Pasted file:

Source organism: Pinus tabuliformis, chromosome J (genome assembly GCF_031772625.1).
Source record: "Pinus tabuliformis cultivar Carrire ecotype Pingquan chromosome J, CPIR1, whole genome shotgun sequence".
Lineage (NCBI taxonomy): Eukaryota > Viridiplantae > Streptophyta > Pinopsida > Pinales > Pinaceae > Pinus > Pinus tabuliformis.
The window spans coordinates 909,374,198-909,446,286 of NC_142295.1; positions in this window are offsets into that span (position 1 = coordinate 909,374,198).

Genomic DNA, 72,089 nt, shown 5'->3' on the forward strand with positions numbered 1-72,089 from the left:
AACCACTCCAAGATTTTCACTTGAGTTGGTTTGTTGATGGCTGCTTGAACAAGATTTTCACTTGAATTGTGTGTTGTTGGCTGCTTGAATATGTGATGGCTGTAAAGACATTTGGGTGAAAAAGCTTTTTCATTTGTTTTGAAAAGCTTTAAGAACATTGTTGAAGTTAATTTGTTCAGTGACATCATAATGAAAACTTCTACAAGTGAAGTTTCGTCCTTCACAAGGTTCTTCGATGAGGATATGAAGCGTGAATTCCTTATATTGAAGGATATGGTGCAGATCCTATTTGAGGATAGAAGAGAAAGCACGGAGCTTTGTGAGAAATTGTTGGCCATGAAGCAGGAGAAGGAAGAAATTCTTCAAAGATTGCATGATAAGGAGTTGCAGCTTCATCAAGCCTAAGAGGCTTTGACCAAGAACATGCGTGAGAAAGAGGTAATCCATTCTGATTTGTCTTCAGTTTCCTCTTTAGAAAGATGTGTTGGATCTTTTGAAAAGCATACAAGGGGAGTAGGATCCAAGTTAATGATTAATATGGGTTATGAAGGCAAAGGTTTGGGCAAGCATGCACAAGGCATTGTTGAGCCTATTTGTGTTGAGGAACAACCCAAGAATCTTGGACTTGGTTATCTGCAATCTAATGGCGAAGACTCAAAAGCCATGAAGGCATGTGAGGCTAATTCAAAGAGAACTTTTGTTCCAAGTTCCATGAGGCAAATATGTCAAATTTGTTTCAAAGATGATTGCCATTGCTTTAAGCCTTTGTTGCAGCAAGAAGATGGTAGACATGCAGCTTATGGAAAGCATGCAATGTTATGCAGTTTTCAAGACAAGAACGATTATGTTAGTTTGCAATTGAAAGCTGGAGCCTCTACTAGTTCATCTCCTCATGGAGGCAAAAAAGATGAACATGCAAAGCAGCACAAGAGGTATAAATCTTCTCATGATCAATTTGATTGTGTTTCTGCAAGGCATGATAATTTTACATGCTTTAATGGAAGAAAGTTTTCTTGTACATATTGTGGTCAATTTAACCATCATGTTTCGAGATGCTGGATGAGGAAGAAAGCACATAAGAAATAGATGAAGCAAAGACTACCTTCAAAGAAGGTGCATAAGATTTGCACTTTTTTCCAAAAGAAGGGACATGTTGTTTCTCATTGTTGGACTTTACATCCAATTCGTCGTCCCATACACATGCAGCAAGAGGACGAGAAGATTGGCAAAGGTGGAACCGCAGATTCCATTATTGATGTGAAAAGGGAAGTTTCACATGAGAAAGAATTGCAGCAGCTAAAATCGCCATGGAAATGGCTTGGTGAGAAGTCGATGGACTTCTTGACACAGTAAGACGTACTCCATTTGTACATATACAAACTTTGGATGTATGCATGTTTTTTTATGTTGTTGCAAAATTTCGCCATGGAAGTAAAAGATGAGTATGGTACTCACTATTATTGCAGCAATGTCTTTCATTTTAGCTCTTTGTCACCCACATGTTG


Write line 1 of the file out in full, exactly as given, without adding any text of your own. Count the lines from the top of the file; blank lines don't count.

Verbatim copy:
Source organism: Pinus tabuliformis, chromosome J (genome assembly GCF_031772625.1).